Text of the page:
“Friends and good manners will carry you where money won’t go.” – Margaret Walker, American poet and writer
Good manners have always been part of the social fabric of the American South. Where the practice of so-called Southern manners comes from, no one knows for sure. It is clear, however, that the region’s longstanding tradition of Bible-focused education (think the Good Samaritan) and the enforcement of strict social hierarchy (before and after the Civil War) have contributed to this unique cultural institution.
These days, some might argue that the practice of good manners has declined. We speak to each other more informally and often through devices, rather than face to face. But is civility truly at death’s door? Maybe up north, but not down here. Good manners are part of the Southerner’s identity, and we’re doing our very best to keep our Southern manners alive. Check out our list below of some of the South’s most famous “Do’s” and “Don’t’s” when it comes to good social etiquette, won’t you?
1. Do: Be polite
No matter your mood or thought, always appear pleasant and pleased to be in the company of your companions. This applies whether it’s your best friend or your best frenemy. Look people in the eye and give them a warm but firm handshake when you introduce yourself.
2. Do: Be courteous
When you see someone who needs help, offer your assistance —especially to a stranger. Show a generous spirit and don’t expect payment of any kind in return. When you don’t get as much as a “Thank you” in return, keep your grumbling about karma to a low murmur.
3. Do: Remove your hat
It’s always best to remove your hat when invited into someone’s home, during the performance of the national anthem, when the flag is raised and lowered, and during prayer. This is a demonstration of humility and respect for the generosity of others, the county, and God.
4. Do: Respect your elders
Those who have come before you might be crotchety and demanding, but they have deeper experience and knowledge than you do and it’s important to show them respect. Address elders as “ma’am” or “sir,” or with the title “miss,” as in, “Miss Allison.” Always offer your chair to someone older than you, and never sit down to dinner before your mama.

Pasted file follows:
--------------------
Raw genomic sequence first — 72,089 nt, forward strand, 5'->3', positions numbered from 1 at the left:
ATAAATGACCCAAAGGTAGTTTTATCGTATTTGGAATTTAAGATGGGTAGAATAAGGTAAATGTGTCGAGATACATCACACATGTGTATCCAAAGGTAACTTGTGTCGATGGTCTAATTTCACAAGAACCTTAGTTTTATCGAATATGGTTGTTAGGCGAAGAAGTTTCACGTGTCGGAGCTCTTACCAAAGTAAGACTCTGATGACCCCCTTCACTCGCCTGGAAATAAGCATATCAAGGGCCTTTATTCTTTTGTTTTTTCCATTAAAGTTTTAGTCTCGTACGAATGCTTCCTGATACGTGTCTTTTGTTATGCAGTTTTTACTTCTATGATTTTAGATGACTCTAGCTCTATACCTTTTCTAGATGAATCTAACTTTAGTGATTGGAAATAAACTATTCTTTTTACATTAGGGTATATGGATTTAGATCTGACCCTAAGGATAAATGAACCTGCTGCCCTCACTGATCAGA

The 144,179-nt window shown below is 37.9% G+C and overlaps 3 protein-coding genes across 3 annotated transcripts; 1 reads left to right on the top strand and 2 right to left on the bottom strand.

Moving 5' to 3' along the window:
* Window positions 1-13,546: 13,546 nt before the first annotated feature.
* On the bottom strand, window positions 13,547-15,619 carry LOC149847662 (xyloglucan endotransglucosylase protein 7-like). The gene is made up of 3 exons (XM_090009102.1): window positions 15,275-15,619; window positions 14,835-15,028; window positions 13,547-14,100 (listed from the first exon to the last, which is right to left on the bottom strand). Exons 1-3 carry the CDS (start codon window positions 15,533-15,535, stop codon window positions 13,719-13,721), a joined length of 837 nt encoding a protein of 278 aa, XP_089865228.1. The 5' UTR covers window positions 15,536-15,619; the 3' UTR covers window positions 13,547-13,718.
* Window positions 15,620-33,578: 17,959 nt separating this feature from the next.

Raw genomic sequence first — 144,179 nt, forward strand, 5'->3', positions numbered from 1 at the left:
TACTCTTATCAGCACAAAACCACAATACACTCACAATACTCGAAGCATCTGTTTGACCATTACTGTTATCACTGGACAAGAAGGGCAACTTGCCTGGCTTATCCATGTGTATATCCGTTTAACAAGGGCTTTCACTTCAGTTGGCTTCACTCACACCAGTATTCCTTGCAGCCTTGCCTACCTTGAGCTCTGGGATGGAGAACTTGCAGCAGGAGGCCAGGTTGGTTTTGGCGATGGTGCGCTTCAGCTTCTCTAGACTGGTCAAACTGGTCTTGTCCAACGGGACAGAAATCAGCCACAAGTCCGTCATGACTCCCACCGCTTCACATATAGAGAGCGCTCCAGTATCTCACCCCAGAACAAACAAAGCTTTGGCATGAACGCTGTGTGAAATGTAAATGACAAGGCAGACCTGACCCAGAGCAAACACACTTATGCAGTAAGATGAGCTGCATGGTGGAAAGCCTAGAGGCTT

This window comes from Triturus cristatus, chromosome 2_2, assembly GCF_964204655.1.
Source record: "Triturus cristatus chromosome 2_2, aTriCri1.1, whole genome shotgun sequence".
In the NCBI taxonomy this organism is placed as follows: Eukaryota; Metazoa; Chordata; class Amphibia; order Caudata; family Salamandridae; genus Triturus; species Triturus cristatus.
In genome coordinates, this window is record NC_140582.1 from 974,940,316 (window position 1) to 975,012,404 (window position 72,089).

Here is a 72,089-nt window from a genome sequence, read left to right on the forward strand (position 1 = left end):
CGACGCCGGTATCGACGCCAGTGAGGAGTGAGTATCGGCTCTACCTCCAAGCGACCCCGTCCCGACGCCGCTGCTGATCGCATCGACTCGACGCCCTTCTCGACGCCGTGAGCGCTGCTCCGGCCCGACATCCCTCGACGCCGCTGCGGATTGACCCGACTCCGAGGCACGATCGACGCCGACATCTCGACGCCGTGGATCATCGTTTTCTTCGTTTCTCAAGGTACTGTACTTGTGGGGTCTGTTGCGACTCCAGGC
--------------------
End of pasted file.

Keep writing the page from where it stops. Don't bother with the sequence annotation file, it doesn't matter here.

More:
5. Do: Demonstrate chivalry
The traditions of chivalry play a large role in Southern manners. When a lady enters the room, stand and offer her your chair (if there isn’t one available to her). Do not sit until she is seated. Help her take off and put on her coat, and always hold the door open for her when she is leaving. Finally, when walking outside together, always walk on the street side to shield her from any road splash.
As a lady receiving this attention, you are obliged to allow the gentleman to indulge you in this way. Or at least fake it really well. Always return the gesture with a polite, “Thank you.”
6. Do: Be modest
Bragging is unbecoming; it’s always best to understate your accomplishments. Enough said.
7. Do: Be civilized
Whatever the circumstances, always maintain a sense of propriety. Foul language of any kind is a no-no , as is any unflattering behavior in public (gasp).
8. Don’t: Embarrass others
Regardless of the situation, do not correct someone in public, even if they are dead wrong. When an opportunity arises, take them aside and clarify in a nonjudgmental way in private. Relatedly, do not interrupt a conversation, even if you are compelled to do so. Wait for an appropriate pause to contribute.
9. Do: Write thank-you notes and RSVP properly
When you have received a gift, be sure to let them know you are grateful with a hand-written thank-you note. This holds true whether it’s that fabulous cashmere sweater you’ve been dreaming about or that hideous hat that makes you look like a clown. In similar courteous fashion, when invited to an event, RSVP properly to the host or hostess whether you are attending or not. Again, this shows that you are grateful for having been invited and will likely guarantee that you are invited back in the future.
10. Don’t: Rush through a meal or conversation
We Southerners believe that sharing time with others is precious, and savoring it demonstrates respect for the people at hand. As such, indulge your companions with your time and attention, whether it’s over a meal or just a chat.
Of course, there are many other behaviors that reflect good Southern manners; we can only scratch the surface here. Drop us a line at firstname.lastname@example.org and let us know what Southern manners matter most to you.